CD Review: Richard X. Heyman

For Richard X. Heyman, a pop savant rooted in the fertile loam of the Sixties, the first disc of his new double album is quite literally a labor of love. He takes pains to note that Tiers isn’t a rock opera, but rather a pop opera — or “popera,” for short. 

Specifically, it’s a song cycle whose 15 tunes trace the arc of the real-life relationship between Heyman and his wife, Nancy Leigh, from meeting to parting to reuniting to marrying.

Their courtship’s ups, downs, and interruptions — revolving mainly around Heyman’s decision at one point to pursue a music career on the West Coast — lend Tiers its anecdotal essence. But almost every listener will find something to identify with in what amounts to a universal story of love found, lost, and found again.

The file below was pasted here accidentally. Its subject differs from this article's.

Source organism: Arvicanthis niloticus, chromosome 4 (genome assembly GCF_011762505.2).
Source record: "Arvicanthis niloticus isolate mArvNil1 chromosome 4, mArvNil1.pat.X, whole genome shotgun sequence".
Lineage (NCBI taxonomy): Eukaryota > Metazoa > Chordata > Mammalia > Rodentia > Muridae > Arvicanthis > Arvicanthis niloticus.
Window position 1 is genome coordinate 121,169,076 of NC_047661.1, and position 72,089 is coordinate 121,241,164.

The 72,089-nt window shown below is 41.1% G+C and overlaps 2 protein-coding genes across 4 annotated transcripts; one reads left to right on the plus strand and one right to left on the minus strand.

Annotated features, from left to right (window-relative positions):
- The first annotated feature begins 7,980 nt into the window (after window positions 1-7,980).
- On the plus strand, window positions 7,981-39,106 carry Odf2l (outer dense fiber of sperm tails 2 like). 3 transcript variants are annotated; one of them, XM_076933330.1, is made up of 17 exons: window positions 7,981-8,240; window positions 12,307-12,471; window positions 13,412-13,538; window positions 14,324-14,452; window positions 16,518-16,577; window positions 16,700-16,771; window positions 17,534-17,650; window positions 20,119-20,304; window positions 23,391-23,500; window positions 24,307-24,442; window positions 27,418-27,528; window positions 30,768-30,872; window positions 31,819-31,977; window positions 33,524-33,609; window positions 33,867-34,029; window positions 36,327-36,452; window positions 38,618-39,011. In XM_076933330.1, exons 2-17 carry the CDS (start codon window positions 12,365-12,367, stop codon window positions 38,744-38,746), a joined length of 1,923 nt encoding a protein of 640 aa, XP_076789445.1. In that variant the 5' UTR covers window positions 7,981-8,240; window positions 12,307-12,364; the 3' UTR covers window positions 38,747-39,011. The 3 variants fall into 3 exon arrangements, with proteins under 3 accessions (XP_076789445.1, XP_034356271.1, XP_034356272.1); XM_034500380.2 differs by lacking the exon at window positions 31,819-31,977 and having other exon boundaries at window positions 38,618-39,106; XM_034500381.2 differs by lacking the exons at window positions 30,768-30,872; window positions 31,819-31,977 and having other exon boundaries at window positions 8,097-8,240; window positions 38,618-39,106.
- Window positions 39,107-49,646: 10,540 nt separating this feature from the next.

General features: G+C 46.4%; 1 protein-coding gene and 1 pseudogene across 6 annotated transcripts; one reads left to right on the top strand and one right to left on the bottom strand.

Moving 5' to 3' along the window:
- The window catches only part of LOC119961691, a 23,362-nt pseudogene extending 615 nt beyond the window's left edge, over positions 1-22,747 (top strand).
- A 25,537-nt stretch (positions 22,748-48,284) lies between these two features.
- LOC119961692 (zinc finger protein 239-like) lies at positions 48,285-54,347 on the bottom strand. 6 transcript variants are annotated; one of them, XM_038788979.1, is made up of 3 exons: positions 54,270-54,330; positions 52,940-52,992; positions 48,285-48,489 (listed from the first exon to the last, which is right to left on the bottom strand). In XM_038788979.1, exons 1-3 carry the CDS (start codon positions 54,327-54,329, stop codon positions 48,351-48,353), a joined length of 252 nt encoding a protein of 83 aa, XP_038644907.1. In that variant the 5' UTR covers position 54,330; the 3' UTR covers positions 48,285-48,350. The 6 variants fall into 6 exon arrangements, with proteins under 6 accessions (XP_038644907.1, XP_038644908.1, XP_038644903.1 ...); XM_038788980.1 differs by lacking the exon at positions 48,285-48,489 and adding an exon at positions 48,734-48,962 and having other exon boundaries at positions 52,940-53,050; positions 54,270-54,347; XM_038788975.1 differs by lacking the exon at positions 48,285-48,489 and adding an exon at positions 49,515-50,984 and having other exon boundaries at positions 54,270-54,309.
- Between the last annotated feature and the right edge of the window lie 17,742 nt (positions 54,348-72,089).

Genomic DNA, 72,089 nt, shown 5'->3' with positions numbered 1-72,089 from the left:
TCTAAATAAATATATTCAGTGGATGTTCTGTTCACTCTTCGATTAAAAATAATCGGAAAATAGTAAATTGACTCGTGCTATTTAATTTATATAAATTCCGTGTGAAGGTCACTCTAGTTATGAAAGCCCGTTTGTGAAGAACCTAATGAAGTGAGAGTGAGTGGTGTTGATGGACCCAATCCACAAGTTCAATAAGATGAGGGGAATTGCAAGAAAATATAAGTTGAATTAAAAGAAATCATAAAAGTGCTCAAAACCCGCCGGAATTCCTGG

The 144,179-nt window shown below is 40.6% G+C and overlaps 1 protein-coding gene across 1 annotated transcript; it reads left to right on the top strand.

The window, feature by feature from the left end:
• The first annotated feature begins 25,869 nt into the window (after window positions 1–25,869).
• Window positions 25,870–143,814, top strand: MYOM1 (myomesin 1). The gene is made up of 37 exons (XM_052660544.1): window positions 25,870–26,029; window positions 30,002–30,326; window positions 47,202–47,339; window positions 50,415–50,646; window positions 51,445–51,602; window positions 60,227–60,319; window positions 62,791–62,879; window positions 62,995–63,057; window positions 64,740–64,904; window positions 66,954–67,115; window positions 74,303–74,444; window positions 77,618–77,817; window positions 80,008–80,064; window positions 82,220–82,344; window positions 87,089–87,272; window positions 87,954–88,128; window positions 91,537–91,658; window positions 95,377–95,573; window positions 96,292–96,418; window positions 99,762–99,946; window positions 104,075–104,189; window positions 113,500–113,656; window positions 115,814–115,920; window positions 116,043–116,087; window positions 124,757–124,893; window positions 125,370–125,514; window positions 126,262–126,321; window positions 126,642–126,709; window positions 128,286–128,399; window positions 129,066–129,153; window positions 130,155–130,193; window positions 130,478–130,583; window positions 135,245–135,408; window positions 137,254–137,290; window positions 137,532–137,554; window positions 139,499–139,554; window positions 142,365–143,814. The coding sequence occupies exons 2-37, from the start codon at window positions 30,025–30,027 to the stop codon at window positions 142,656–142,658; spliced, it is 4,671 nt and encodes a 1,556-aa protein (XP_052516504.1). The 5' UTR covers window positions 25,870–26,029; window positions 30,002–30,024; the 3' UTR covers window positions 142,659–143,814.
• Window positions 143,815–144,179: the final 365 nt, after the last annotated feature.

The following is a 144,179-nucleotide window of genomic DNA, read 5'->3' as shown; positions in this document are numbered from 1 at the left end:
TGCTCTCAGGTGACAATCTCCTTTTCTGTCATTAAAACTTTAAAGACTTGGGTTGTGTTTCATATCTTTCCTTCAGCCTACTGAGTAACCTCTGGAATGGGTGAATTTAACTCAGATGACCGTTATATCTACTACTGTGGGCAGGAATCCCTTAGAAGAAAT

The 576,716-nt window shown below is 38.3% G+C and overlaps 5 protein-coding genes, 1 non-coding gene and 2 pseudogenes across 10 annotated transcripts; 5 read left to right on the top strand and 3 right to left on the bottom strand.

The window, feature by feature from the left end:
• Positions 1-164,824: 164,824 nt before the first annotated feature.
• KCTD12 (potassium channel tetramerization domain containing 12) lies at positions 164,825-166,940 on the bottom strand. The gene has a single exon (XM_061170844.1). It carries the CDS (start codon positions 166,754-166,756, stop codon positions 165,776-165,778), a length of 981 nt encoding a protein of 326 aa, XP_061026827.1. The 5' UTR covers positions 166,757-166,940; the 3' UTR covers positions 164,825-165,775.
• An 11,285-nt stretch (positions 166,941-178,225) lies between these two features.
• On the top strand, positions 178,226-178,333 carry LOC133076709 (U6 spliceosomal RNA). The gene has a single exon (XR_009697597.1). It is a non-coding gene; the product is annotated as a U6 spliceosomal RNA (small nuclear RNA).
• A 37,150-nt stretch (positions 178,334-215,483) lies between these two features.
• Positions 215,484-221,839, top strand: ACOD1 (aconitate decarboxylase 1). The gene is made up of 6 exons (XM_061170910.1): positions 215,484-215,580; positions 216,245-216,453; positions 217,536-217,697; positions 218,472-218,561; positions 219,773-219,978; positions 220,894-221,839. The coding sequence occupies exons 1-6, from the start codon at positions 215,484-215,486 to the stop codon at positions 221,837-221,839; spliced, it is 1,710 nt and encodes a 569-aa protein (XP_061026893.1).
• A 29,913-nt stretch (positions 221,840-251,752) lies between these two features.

With its confessional libretto and enchanting musical settings, Tiers is a kind of latter-day Pet Sounds, complemented by some Brill Building voice and piano. And at the core of it all, you’ll find honesty, artistry, and a deep recognition of love’s formidable power.

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